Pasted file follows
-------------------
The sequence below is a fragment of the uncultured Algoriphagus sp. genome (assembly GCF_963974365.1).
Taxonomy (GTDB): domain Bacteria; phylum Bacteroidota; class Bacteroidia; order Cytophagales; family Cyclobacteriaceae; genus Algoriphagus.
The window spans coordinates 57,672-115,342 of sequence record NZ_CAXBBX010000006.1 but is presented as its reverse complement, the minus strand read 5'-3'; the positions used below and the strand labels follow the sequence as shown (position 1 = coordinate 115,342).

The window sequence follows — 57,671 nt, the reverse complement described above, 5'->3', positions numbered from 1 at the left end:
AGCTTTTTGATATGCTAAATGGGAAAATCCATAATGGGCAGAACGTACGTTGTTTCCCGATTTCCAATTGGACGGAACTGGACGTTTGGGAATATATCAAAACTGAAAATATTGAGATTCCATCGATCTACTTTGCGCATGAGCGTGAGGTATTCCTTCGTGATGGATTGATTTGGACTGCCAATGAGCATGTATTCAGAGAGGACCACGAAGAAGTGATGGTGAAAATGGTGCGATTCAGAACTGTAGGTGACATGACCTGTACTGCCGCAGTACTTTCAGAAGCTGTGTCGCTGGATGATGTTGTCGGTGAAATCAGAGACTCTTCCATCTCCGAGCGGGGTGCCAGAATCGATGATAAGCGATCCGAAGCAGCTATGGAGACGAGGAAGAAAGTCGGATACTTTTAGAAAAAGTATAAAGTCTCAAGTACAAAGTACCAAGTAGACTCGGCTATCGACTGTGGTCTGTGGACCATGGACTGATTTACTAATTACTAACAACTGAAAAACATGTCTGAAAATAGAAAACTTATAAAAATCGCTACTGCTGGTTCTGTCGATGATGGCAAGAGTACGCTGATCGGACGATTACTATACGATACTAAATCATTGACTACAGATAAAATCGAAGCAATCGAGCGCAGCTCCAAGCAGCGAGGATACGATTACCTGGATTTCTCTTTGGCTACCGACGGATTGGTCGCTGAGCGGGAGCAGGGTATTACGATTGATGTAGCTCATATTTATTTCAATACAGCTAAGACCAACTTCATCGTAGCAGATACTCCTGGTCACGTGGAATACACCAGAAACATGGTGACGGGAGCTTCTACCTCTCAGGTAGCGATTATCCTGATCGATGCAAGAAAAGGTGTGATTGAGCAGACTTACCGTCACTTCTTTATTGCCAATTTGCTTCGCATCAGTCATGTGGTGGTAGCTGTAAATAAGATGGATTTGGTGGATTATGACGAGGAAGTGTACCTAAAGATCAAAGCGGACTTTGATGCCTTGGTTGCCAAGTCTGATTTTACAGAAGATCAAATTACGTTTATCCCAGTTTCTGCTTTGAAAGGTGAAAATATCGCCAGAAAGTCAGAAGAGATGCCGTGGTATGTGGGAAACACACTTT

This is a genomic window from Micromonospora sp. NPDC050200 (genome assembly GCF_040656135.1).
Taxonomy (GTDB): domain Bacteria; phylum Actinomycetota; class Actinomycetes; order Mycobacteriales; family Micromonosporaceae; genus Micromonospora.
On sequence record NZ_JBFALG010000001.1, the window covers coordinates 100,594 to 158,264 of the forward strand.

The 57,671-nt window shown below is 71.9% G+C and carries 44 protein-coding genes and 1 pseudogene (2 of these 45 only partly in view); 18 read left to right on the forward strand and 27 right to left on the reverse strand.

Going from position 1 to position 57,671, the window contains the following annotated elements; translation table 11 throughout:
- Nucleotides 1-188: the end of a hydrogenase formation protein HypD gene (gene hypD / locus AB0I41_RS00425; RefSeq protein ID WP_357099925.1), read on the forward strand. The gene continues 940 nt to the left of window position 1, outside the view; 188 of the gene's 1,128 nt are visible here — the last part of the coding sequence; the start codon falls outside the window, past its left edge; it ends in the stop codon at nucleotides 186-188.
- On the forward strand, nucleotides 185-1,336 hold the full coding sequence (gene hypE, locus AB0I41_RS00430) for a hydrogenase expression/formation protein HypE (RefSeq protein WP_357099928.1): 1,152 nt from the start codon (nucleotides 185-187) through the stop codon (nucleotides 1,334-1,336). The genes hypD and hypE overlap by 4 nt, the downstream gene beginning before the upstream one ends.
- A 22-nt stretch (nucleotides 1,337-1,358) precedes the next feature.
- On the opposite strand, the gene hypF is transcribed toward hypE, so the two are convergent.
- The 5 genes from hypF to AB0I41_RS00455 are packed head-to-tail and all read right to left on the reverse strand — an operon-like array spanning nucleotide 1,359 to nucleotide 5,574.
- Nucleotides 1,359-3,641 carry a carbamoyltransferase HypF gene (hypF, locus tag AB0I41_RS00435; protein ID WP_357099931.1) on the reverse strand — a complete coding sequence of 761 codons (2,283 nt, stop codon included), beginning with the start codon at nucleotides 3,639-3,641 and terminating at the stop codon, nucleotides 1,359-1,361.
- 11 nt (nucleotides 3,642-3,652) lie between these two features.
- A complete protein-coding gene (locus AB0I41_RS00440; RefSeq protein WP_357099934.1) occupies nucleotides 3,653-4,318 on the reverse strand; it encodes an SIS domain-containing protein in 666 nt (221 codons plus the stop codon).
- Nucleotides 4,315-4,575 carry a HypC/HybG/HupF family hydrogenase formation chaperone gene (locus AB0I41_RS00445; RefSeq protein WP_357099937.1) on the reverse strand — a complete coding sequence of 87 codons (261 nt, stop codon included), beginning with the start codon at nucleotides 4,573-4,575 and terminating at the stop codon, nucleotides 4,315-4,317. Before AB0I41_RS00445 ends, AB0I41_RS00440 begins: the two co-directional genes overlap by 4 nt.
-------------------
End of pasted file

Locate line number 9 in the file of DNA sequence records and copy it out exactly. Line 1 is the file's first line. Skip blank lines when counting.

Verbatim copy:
The 57,671-nt window shown below is 71.9% G+C and carries 44 protein-coding genes and 1 pseudogene (2 of these 45 only partly in view); 18 read left to right on the forward strand and 27 right to left on the reverse strand.